The one time of day come they really come together if over the daily games of catch. Thing1 is still slightly bigger and much stronger, but Thing2 is now a teammate, not an acolyte. There’s less coaching and more rough-housing, but, despite the extra bumps and bruises, the gaps between my two pole beans are getting narrower.

Rearranging Life

Rearrangements

Thing1 returned home from college today, saddled with the knowledge that he won’t be going back until September. He’s in the same boat as millions of other college kids around the country who are rearranging their futures right now.

Thing1 has spent the past few years rearranging his future thanks to his chronic illness, but this is the first time that a nationwide phenomenon has directly impacted his trajectory. this latest crisis makes me think of all the young people who had their lives rearranged with the financial meltdown in 2008 or the aftermath of 911. Every generation seems to have its crisis that requires rearranging of lives.

Even in the absence of a national crisis, however, it seems like there’s always something that requires you to rearrange your life. A job can fall through. A spouse can become disabled or pass away, torpedoing old plans to make way for new ones.

Thing1 seems to be navigating this crisis, like so many others, with characteristic calm. There’s talk of how to stay connected with friends and finish classes online. He strategizing jobs for the next few months, trying to make the best of an unexpected and desired situation as we spend the next few weeks on outstanding home and garden projects.

I’m hoping that he’s also incorporating this detour into the bigger part of his education – the lessons he’ll need for living his life.

Shit happens. Not just stuff but serious, Grade A bullshit.

I was never very good about navigating around steaming piles of trouble until I had to get good at for a then-infant Thing1. When I had to get good at it, the learning curve was steep.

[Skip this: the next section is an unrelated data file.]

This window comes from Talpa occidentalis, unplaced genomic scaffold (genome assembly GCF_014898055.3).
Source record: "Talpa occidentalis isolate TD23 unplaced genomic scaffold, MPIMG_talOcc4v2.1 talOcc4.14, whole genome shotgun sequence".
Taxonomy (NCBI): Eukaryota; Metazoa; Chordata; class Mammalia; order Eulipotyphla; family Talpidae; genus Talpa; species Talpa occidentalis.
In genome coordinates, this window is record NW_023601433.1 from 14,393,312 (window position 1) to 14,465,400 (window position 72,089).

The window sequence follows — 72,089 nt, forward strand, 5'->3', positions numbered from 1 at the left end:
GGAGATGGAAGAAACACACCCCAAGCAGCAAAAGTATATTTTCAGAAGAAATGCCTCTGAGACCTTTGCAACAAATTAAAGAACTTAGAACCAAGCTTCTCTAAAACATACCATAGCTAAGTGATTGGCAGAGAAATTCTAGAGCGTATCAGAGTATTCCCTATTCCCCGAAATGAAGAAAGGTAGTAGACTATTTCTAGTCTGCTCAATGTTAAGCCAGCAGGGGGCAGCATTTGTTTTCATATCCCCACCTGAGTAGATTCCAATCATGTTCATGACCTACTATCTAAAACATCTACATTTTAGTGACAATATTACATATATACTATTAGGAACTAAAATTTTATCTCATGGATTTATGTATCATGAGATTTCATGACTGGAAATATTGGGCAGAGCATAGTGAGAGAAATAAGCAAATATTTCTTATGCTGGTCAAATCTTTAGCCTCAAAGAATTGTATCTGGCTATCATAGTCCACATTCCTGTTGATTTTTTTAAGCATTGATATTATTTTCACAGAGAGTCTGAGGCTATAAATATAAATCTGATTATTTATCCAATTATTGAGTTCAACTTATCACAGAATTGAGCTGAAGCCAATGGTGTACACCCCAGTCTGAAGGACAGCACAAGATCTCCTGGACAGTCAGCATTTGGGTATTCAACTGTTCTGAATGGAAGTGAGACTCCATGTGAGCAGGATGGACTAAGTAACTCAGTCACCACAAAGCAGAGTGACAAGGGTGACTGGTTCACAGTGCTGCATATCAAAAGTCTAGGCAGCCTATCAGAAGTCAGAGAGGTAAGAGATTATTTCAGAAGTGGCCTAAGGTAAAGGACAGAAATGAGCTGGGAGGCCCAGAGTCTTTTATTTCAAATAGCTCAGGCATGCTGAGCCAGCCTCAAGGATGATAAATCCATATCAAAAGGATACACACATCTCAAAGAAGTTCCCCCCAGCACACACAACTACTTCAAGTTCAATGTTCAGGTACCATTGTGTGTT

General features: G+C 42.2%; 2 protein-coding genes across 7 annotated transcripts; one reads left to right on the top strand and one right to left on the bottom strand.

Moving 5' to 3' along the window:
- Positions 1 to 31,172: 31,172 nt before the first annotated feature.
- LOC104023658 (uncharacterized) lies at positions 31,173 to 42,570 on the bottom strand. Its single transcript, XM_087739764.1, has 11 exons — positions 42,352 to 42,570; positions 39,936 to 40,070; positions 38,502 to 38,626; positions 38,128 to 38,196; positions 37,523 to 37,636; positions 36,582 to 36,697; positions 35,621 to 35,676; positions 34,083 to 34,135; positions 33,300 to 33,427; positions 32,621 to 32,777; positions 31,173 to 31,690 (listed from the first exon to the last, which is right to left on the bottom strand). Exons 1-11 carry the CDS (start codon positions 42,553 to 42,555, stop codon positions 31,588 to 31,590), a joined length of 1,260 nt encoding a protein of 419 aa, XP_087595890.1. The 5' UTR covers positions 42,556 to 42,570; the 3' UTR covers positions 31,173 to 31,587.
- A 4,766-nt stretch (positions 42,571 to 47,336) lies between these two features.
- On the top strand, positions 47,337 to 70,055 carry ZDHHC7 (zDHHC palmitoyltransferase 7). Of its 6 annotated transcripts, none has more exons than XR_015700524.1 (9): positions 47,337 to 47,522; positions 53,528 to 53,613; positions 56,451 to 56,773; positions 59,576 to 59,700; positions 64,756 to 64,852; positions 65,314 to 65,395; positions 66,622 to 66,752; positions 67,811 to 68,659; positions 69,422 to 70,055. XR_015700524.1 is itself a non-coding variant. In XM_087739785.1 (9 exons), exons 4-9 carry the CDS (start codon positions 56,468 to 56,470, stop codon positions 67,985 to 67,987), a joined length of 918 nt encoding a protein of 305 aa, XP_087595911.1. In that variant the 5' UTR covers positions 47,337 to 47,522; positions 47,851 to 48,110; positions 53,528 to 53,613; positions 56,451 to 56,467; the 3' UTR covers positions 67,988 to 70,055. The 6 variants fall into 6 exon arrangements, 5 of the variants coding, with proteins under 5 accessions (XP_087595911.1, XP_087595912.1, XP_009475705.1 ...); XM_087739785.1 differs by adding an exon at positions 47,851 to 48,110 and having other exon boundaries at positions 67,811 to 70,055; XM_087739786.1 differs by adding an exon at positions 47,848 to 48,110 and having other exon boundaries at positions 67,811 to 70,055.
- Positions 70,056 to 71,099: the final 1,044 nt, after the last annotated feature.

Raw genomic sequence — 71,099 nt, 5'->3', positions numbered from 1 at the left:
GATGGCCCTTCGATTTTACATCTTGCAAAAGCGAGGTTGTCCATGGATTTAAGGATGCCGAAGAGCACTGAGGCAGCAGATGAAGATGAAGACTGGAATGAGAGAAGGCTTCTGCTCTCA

Part of me would shoulder all these lessons for T1 and T2 if I could make their lives easier. The part of me that still has scars inside and out, is grateful that they’re getting these lessons sooner rather than later and that, somehow, this seems like the better way to learn them.

What Next?

This time last year, I was holding Thing1’s hand as he recovered from major surgery and navigating an unwanted gap year. I was still working at home, and Thing2 was still getting his feet wet in middle school. They were the center of my world and the center of my life, and I thought I knew who I was – a mom, writer and artist. The last twelve months, however, have changed all of that.

When I first started this blog seven years ago, I was a work-at-home-mom. The boys were 12 and 6 and, in addition to being the center of my world, were the centers of my days. At the time, the messes and chaotic rituals that go with raising creative kids in the country were endless sources of entertaining and, sometimes, heartbreaking, inspiration for post after post. Trying to preserve the moments, I got back to drawing/illustrating and then found my way to painting.

While Thing1 and Thing2 starred in many posts, I resisted making this a “mommy blog“ for reasons I couldn’t explain then but, after this year of change, I am starting to understand now.